Photo by NeONBRAND on Unsplash
Very few things can compare with the sense of freedom, beauty, an exhilaration that an off-road experience can bring. But as all of us who love doing it on a regular basis can attest; once the light fades and the sun slowly descends below the horizon, darkness becomes a factor when you’re on the trail. It’s not like the dark we’ve gotten used to, living in the big city, but the kind of pitch blackness that gives children (and some adults) nightmares of boogiemen and other scary mythical creatures.
Fortunately, we have our trusty 4x4s to take us back to camp, civilization, or wherever we’re headed. Nevertheless, your factory headlights may not be able to deliver enough light to guide our path to safety for you, your passengers and local wildlife. Today we’ll take a look at the range of aftermarket driving light technologies available on the market so you can assess which is best for your rig:
LEDs are arguably the best technology currently available and are typically available as headlights or the ever-popular . LEDs, or Light Emitting Diodes, have come a long way since they first appeared. Today, they are incredibly durable, compact, and long-lasting. The best quality lights will usually last you more than 50,000 hours, which is most cases will be longer than the life of the vehicle. What else could you ask for from an off-road lights system? They work on multiple voltages and draw a lot less power than its other counterparts, especially halogen lamps. They don’t fog, produce little to no heat, and best of all, they look great. The LED light bar mentioned above will offer you both a broad light arc, as well as the long distance typical of headlights.
Since lamps are cheap to produce and provide excellent light, they’ve become the go-to for the global automotive industry. However, despite the low cost, they do come with certain disadvantages. A single 12V/100W bulb will draw around 8 amps. Rig up four or more of these bad boys to your relay, and you’re looking at least 33 additional amps. That much juice needs to come from somewhere and requires additional wiring and relays to back it up. If the entire charging, wiring, and lighting systems aren’t accurately calibrated, melting wires or even fires are a genuine risk.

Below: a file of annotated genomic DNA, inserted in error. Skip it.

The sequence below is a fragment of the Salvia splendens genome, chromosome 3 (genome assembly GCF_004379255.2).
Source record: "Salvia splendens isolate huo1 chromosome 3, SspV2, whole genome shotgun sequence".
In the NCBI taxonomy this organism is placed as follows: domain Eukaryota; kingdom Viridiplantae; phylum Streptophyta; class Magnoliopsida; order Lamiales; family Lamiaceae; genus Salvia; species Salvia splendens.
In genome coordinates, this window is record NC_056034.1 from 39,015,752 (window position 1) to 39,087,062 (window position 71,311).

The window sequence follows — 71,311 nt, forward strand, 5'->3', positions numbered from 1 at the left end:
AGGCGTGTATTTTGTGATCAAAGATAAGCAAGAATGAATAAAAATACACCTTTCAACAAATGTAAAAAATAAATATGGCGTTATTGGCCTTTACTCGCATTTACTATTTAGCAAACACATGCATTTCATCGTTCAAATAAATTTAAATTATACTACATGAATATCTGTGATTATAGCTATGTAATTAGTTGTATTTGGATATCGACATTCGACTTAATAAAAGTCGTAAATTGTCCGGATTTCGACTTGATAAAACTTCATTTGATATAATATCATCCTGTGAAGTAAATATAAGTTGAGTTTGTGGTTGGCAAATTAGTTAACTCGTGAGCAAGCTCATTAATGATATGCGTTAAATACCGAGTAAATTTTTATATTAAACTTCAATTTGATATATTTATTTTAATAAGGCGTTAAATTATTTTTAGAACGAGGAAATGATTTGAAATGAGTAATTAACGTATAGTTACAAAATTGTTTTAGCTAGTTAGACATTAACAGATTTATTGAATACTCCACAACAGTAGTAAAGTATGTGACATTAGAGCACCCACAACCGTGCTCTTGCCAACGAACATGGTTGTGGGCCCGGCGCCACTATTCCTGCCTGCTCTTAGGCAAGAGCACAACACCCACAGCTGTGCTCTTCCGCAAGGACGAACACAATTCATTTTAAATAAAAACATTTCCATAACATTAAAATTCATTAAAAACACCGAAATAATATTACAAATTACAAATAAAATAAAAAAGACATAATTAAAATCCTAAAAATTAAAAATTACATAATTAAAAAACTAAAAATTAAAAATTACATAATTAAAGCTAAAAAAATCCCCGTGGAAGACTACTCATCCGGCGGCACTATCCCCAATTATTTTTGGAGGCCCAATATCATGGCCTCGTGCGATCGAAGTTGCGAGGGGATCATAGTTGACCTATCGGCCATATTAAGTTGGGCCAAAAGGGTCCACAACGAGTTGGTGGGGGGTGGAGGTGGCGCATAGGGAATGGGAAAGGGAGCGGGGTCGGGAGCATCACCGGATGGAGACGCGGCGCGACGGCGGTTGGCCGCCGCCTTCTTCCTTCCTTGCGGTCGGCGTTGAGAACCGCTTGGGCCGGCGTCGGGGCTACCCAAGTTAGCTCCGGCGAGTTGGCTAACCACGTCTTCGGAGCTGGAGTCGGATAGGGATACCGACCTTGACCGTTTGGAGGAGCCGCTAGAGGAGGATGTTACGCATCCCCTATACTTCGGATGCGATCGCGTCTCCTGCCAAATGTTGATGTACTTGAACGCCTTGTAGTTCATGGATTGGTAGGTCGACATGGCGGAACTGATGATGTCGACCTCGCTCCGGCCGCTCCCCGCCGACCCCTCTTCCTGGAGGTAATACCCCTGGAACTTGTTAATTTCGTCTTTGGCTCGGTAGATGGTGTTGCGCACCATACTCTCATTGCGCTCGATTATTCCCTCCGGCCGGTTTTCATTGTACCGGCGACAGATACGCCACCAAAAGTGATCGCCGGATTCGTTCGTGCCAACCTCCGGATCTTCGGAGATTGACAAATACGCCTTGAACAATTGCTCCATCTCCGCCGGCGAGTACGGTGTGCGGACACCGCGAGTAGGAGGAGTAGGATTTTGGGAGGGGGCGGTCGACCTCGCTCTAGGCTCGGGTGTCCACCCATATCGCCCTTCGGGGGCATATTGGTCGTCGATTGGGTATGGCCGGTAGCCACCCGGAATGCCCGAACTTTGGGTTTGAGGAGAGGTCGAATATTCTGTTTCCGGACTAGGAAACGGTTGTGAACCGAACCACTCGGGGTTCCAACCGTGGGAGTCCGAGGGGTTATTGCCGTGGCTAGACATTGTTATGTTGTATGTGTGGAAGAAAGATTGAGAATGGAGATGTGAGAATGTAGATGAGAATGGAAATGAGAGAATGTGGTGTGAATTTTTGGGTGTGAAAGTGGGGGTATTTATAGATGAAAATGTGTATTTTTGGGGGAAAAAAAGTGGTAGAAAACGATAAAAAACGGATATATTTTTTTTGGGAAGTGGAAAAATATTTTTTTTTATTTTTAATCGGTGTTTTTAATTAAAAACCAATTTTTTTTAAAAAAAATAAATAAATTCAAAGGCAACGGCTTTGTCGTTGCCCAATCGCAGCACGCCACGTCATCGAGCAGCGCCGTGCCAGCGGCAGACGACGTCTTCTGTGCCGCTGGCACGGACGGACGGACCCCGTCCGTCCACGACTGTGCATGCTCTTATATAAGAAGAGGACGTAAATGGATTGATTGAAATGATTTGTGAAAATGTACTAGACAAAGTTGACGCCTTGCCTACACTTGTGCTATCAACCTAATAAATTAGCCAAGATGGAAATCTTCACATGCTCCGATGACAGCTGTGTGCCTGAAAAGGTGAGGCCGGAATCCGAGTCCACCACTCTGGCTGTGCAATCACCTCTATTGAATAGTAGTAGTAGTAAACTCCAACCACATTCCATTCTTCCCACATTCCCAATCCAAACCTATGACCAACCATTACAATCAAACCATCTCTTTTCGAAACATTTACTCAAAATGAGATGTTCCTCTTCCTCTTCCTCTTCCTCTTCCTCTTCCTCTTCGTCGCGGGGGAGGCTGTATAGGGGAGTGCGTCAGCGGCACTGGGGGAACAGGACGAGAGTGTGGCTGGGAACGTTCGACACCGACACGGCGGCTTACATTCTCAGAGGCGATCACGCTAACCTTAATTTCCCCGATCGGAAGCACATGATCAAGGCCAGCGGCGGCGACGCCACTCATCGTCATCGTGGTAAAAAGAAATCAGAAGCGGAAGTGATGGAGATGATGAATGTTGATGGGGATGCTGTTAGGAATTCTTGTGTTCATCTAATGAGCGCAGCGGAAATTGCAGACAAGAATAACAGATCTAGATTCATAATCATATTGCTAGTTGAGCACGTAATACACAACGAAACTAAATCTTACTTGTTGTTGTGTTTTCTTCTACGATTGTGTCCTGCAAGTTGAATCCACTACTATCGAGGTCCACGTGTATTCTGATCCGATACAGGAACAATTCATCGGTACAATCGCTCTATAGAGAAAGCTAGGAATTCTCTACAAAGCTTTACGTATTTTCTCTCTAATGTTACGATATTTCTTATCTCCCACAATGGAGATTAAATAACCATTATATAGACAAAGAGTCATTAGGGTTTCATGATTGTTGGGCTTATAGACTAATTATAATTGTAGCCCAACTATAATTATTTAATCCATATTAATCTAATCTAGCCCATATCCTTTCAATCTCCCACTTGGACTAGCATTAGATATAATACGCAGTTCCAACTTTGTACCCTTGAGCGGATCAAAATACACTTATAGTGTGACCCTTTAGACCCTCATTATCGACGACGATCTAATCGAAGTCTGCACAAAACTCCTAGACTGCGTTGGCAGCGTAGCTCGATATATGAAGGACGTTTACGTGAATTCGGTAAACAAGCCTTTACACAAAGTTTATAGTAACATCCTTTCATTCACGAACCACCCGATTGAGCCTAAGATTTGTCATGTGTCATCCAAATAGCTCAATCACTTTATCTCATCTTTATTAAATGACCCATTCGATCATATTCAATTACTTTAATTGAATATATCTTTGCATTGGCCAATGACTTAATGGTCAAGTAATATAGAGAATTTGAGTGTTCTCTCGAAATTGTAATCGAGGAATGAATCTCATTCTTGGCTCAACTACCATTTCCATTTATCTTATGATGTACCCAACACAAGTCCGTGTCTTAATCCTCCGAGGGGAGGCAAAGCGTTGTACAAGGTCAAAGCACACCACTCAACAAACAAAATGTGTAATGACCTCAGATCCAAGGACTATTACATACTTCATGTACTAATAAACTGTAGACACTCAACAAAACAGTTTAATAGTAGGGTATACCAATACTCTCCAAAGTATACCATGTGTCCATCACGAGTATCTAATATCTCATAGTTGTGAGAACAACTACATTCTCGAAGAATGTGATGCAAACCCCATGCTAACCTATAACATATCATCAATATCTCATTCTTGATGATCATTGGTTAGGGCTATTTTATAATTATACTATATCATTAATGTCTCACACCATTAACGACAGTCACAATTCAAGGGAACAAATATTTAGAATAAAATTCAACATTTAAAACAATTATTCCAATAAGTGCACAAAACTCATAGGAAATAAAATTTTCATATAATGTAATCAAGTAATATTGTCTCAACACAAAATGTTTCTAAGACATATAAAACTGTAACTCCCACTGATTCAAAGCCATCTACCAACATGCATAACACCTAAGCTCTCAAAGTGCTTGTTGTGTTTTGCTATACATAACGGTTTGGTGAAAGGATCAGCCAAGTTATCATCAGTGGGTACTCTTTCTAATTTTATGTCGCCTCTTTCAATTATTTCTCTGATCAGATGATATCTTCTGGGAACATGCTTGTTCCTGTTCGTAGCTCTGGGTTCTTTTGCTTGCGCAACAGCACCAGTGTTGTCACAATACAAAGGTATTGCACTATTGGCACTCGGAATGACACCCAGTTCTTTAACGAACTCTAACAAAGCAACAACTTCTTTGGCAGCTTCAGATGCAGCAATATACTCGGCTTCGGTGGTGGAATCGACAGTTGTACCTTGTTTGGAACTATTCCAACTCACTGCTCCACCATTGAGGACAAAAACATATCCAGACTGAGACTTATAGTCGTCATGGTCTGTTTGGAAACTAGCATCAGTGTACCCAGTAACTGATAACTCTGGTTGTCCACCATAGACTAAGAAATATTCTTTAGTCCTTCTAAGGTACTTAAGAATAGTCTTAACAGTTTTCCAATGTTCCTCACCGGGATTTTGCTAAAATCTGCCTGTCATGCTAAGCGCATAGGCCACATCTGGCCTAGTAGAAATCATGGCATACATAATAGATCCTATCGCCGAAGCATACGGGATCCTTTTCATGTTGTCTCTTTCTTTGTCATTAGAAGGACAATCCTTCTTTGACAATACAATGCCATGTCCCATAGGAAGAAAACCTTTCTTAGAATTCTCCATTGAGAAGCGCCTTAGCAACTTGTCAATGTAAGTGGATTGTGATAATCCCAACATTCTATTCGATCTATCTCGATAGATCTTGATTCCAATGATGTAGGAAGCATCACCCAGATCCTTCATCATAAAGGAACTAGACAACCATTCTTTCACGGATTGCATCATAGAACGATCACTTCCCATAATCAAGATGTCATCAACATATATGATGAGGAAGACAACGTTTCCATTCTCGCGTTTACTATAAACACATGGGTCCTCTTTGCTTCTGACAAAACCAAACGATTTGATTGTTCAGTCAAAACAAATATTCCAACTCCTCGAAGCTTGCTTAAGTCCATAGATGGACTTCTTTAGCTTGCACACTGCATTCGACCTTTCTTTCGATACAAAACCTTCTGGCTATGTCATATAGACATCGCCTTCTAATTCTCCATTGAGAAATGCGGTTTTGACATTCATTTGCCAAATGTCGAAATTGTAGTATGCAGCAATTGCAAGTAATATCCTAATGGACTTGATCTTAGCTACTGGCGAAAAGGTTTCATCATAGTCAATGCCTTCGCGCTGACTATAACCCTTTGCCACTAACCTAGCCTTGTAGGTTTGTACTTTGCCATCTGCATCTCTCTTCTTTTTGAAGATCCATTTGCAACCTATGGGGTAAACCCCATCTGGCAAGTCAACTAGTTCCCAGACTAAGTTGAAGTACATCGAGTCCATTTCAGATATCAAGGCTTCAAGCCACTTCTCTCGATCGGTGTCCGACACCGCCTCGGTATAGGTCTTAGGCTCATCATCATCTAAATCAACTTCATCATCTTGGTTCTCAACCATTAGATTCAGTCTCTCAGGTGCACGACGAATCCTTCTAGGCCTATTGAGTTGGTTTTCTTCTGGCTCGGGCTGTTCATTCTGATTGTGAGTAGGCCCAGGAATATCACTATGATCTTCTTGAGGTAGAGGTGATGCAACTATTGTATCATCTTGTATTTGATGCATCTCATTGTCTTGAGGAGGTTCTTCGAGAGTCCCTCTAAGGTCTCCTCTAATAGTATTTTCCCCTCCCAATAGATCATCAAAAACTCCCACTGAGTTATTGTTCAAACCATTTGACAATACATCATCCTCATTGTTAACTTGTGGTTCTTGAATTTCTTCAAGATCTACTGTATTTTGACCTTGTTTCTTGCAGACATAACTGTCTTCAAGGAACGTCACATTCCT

HIDs, or , are the in-betweens. Also known as Xenons, these bulbs use xenon gas that creates an arc of energy between two electrodes, generating light in the process. And since they don’t require a thin and delicate filament, HIDs are more durable and versatile than halogens. Unfortunately, however, they can’t run directly on low-voltage DC, meaning that you’ll require an ignitor and ballast. This implies more parts which, in turn, will make HIDs more prone to breakage than LEDs.
Nevertheless, Xenons produce quality light but it may take some time before it reaches full brightness, which at best is annoying, and at worst, can lead to some other visibility problems, especially in an off-road expedition. Likewise, HIDs give off a brilliant light over long distances, but in a narrow field. And while you won’t have any problems seeing in front, your side view will be limited. When it comes to price, HIDs are somewhat cheaper than LEDs but still more expensive than halogen.
So, there you have it. In short, LEDs offer the best light, in terms of both brightness and range. They’re also sturdy, versatile, and energy efficient. LEDs are, however, the most expensive. Halogens are the cheapest but drain energy and break relatively easily. HIDs are, as we’ve said before, in the middle regarding everything, including price.